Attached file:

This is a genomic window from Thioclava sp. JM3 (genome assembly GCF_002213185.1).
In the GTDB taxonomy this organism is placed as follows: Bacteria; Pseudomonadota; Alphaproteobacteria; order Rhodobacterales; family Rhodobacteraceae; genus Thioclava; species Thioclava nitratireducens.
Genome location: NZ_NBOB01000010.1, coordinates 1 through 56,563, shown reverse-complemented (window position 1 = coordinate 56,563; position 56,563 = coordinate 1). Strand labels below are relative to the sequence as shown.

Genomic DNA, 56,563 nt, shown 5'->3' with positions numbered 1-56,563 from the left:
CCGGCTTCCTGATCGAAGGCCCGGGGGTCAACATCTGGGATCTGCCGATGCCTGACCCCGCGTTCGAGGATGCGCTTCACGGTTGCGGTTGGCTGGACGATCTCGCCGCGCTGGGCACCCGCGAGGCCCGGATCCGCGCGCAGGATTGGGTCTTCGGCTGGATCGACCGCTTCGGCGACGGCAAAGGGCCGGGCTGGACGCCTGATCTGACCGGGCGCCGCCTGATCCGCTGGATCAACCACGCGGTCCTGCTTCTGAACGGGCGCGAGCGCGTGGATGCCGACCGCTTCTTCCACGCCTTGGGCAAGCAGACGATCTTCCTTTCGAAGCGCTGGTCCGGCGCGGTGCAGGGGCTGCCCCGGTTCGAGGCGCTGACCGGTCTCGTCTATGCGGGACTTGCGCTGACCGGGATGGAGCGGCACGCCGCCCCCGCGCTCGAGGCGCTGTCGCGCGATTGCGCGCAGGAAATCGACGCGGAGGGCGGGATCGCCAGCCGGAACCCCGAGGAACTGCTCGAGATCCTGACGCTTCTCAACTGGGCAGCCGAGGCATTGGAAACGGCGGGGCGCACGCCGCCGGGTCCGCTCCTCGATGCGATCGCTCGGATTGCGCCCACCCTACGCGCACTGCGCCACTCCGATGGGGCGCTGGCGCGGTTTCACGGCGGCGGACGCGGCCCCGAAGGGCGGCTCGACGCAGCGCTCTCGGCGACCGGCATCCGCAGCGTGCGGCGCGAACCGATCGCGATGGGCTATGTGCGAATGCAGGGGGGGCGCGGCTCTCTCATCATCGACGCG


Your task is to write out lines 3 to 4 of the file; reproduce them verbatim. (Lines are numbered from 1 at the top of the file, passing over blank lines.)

Genome location: NZ_NBOB01000010.1, coordinates 1 through 56,563, shown reverse-complemented (window position 1 = coordinate 56,563; position 56,563 = coordinate 1). Strand labels below are relative to the sequence as shown.

Genomic DNA, 56,563 nt, shown 5'->3' with positions numbered 1-56,563 from the left: